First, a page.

Some days it doesn't take much to get my brain off on strange wanderings. In this case I spotted a pretty book on the Barnes and Noble bargain table, the title of which was The Blind Contessa's New Machine, by Carey Wallace. This turned out to be a novel based on a historical truth; it was about the relationship between Italian inventor, Pellegrino Turri, and Countess Carolina Fantoni da Fivizzano, who was blind. In 1808 he invented a typing machine. According to The Classic Typewriter Page there are still samples of the Contessa's letters in existence.
Now what does this have to do with social media marketing?
Probably not a whole lot, though they both share a few commonalities. The most obvious is that they both are a means of communication, but even more powerfully, they both are inventions that have radically shaped communications. And they both started out as a frippery - a novelty.
We have always been looking for easier ways to communicate, and so efforts had been made since before 1714 to create some form of typing machine, but it wasn't until 1873 that the the Sholes & Glidden Type Writer typewriter began production. The machine came to America in 1874, and Christopher L. Sholes invented the QWERTY keyboard for them.
The early machines, not surprisingly, were expensive for the day - $100.00.
And that is another difference with social media, since it is for the most part free. The main expense is the device to access it, and that can be everything for a computer to your cell phone.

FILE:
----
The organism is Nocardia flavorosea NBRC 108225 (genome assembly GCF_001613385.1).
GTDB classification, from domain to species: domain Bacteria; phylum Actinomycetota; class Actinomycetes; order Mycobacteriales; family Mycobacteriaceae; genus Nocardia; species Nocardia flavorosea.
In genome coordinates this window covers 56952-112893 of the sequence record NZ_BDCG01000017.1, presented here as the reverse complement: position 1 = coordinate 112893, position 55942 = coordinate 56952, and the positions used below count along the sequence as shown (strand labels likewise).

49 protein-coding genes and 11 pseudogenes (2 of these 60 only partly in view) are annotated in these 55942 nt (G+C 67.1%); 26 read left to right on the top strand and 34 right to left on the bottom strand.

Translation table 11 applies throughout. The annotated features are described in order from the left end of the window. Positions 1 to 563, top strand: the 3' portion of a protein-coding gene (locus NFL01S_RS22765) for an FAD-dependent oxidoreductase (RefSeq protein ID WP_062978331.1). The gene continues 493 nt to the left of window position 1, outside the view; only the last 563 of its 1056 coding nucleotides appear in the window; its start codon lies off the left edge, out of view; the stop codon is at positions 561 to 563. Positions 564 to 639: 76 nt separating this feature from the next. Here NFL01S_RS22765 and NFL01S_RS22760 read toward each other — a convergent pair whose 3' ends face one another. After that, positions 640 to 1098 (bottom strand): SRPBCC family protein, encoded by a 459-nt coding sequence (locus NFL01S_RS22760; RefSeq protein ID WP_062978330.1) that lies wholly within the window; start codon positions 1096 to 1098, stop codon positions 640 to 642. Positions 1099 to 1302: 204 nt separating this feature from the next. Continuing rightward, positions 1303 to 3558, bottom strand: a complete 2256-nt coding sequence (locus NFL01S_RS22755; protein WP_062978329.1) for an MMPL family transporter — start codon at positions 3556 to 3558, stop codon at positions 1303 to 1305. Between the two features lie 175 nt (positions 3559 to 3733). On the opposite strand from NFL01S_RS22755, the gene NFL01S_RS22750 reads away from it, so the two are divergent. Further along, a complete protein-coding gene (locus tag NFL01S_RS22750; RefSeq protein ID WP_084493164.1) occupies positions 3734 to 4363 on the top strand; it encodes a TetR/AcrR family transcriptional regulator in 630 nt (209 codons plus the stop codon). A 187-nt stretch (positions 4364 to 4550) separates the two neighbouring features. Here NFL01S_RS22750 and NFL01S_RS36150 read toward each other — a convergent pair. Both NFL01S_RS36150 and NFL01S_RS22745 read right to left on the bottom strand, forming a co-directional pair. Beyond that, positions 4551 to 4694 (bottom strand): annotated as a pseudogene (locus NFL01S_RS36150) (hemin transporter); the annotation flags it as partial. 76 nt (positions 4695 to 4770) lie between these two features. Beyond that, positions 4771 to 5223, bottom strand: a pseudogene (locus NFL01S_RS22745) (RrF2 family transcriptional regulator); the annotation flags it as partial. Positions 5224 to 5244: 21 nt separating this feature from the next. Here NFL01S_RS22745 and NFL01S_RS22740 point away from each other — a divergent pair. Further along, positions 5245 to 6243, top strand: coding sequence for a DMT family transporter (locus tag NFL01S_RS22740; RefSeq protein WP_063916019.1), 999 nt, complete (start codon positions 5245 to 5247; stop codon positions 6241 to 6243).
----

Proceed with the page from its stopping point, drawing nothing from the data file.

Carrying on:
When you think about it, the typewriter, even the expensive ones, opened up personal printing for people. They didn't have to go to a printer to have basic items done, and the material was more easily read, as opposed to handwritten. In the twentieth century the typewriter became the tool of the office. Social media has expanded the reach for people around the globe; it is not as limited as a email list, and more interactive than a website. So it is now, too, a tool that businesses are beginning to turn to, since it gives them a much broader audience.
These are but two cases in the history of inventions, but history's hindsight allows us to smile at the reactions people had to new inventions. Inventions that become part of our everyday lives.
I'm sure most remember playing "Telephone" (or "Chinese Whispers"). What was said at the beginning never was what heard at the end. And the same can be said of quotes on the internet.
To be truthful it wasn't until I became a social media specialist that I had really thought about quotes. Occasionally one might catch my attention, but usually they slide right on past me.
And even after I started White Fox Social Media my main interaction with these pearls of wisdom was to find appropriate ones for my clients' Twitter accounts. While they get used sparingly they are handy to enhance clients' Twitter presence by having a quote that ties into their philosophy.
Recently, though, I came across a book edited by Nick Mamatas, entitled, Quotes Every Man Should Know, which raises the question about quotes from the internet. Via the internet you can find a quote for just about every topic, but are they attributed to the correct person? Or, is the quote even accurate anymore?
Despite having copy and paste tools popular quotes become distorted with re-typing, or a too-quick reading, and over time become changed. Or attributed to someone else. And while it doesn't sound like a big issue - there are many people who love to catch these little "opps" of the internet, and you don't want your business to be the one that gets the finger pointed at them.
Needless to say I came home with both Quotes Every Man Should Know, and The Harper Book of Quotes.
Cathy Mosley brings her 26 years of storytelling and writing experience to the realm of Social Media. To help small businesses.